The Z Particle Branching Ratios and the Number of Families

The official values of the Z branching ratios, taken by combining the results from all four CERN experiments are as follows: Do your numbers agree? If not, can you guess why?

The reason is the particles called neutrinos that escape the detector unseen. These account for about 20% of all Z particle decays, that's why if you add up the branching ratios to visible particles (listed above), you only get 80%.

You can correct your results for invisible decays quickly by dividing the total number of events you looked at by 0.8 and then recalculating your branching ratios with this as the total number of events. So, for example, if you looked at all 100 events, you would get 125. In other words, you are assuming that for those 100 events, 25 Zs were produced and decayed into neutrinos unseen by the detector, and are not in the file.

Do your recalculated results agree with the published ones?

What does all this mean?

Measuring branching ratios is a way of finding out about how particle interactions work in detail. First of all, notice how similar the branching ratios to electron-positron pairs, muon-antimuon pairs and tau-antitau pairs are. That is because of a phenomenon called lepton universality. Recall the Standard Model of particles:

If you have read the pages about matter and interactions, you'll remember that matter particles are grouped into three families. The lightest family consists of particles called up-quarks, down-quarks, electrons and electron-neutrinos. It is the quarks and electrons from this family that make up all of ordinary matter.

The heavier families are made up of particles very similar to but more massive than those of the lightest family. The muons and taus are the heavy cousins of the electrons, and they each have associated neutrinos. Collectively, the electrons, muons, taus and neutrinos are called leptons.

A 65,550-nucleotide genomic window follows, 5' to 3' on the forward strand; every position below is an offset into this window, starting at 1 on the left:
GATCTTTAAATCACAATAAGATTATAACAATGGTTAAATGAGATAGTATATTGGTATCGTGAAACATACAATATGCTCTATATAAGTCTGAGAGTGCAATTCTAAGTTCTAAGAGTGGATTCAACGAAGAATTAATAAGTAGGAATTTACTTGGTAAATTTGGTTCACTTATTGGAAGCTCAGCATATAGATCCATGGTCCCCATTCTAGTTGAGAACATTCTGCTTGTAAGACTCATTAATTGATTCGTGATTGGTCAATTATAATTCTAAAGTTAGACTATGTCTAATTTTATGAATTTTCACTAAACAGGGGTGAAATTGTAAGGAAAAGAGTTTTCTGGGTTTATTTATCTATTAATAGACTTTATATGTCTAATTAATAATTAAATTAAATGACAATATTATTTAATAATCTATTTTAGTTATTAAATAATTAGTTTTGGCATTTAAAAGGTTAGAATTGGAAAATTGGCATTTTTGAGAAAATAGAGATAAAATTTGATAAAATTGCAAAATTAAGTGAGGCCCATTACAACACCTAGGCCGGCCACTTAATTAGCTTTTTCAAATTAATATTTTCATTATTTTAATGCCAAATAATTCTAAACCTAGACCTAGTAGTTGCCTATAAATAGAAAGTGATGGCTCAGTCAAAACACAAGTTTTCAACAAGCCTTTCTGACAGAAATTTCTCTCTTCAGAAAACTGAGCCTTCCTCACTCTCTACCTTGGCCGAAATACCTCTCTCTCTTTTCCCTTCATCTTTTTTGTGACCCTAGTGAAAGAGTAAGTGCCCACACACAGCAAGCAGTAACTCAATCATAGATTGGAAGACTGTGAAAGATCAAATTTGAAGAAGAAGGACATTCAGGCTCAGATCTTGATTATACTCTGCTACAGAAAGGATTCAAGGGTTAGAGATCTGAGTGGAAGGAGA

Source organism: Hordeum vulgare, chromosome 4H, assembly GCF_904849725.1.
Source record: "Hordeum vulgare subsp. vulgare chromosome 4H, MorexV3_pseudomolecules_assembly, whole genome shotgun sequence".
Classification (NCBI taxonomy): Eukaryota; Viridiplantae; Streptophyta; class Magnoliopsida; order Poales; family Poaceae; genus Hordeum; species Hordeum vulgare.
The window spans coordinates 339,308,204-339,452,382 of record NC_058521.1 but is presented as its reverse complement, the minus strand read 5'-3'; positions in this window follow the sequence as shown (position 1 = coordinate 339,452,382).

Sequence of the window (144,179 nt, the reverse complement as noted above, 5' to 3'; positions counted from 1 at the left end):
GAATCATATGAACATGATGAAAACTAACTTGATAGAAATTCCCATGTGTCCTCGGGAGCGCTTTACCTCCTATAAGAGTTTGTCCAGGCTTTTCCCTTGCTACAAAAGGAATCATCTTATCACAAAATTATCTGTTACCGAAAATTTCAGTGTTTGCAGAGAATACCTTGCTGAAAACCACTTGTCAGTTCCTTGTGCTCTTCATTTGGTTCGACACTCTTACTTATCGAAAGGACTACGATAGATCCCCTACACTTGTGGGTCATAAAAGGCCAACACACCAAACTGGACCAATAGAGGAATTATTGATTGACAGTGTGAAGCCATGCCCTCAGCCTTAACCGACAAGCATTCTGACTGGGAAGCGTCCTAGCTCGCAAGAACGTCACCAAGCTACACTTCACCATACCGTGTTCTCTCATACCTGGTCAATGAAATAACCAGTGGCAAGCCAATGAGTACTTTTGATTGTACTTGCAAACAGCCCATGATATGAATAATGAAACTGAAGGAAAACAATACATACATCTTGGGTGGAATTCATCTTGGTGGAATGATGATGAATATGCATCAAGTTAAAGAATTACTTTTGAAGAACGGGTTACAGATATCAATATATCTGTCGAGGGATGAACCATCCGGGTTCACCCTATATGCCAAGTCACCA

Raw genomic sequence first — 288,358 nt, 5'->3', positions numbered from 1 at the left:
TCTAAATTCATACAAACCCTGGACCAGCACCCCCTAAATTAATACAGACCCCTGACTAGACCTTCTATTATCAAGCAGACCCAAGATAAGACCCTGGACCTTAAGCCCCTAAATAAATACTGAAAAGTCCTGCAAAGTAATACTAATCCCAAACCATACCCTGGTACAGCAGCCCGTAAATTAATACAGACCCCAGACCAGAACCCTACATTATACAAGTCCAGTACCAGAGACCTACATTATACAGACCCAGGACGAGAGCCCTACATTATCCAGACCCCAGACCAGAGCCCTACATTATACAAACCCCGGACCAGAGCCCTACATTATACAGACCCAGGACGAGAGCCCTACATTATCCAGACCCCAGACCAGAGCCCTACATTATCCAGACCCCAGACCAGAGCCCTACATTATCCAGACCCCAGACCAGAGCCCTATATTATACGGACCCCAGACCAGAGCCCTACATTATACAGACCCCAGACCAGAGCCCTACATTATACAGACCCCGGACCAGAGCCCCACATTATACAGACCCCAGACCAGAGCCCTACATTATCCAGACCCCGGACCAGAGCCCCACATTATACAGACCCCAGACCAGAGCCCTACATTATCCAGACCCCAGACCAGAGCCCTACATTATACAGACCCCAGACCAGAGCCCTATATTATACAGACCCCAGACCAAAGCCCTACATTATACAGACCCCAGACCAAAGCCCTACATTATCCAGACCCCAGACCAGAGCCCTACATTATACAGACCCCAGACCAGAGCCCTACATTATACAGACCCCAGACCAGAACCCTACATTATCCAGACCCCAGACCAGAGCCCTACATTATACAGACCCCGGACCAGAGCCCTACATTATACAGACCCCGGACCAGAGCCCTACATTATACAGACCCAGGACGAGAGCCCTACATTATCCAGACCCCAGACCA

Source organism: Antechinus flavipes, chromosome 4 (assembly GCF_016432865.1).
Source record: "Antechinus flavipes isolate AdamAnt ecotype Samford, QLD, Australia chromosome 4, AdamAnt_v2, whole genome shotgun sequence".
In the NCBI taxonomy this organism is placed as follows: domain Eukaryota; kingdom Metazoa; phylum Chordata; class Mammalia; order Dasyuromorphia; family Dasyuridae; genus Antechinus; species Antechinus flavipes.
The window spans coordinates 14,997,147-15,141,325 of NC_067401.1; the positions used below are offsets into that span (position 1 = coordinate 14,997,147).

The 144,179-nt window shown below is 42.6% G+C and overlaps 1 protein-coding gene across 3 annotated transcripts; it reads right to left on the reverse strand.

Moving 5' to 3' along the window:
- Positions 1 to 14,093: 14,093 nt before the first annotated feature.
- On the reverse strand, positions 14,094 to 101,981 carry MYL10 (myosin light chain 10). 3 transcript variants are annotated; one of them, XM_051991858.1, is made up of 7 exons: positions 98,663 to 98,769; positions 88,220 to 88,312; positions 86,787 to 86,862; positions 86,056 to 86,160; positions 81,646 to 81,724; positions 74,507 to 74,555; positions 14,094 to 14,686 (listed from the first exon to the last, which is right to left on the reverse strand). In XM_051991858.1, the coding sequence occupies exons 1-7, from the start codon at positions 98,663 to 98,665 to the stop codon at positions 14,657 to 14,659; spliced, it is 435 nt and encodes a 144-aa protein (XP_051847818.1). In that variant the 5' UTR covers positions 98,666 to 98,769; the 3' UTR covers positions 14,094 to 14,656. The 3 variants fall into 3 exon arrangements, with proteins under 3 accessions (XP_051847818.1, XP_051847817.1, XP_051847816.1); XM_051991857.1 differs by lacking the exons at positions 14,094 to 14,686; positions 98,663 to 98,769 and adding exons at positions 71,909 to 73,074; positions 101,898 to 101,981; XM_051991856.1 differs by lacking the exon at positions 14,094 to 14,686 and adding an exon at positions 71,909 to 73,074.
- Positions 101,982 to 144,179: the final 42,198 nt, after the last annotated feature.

As long as the energy of a collision is high enough to make the heavier leptons, nature shows no preference for one kind of charged lepton over any other. That's what lepton universality means, and it's why the branching ratio is the same for electron-positron pairs, muon-antimuon pairs and tau-antitau pairs.

Now think about the electrically neutral leptons, the neutrinos. Nature also treats all of them equally, so a Z is just as likely to decay into a neutrino-antineutrino pair of the electron, muon, or tau type.

But there is a difference between the neutral and charged leptons. It turns out that a Z is twice as likely to decay into a neutral lepton-antilepton pair as into a charged lepton-antilepton pair. That's why the Z decays we see in the detector account for only about 80% of the total.

The Number of Particle Families

The branching ratios of the Z particle give us a way of working out just how many families of particles there are in the Universe. For the purposes of this analysis, we've assumed there are three families and used that assumption to make your results agree with the published ones. What was done in the real LEP experiments, however, is that the probability of a Z decaying to produce particles visible to the detector was measured as a function of collision energy. The result is a graph that looks like this:
The three coloured lines correspond to what the theory predicts the graph should look like for two, three and four families of particles. Notice that the peak is highest for two families and lowest for four. That's because the smaller the number of families, the greater the fraction of Z decays that produces visible particles, and the higher the peak. The data fit very well with the three-families line, which tells us that if our theories are right, then the three families of particles we already know about are all there is. What it doesn't tell us, however, is why nature has chosen to make two copies of the basic family of particles. That is a question for another generation of physicists to address. Maybe you?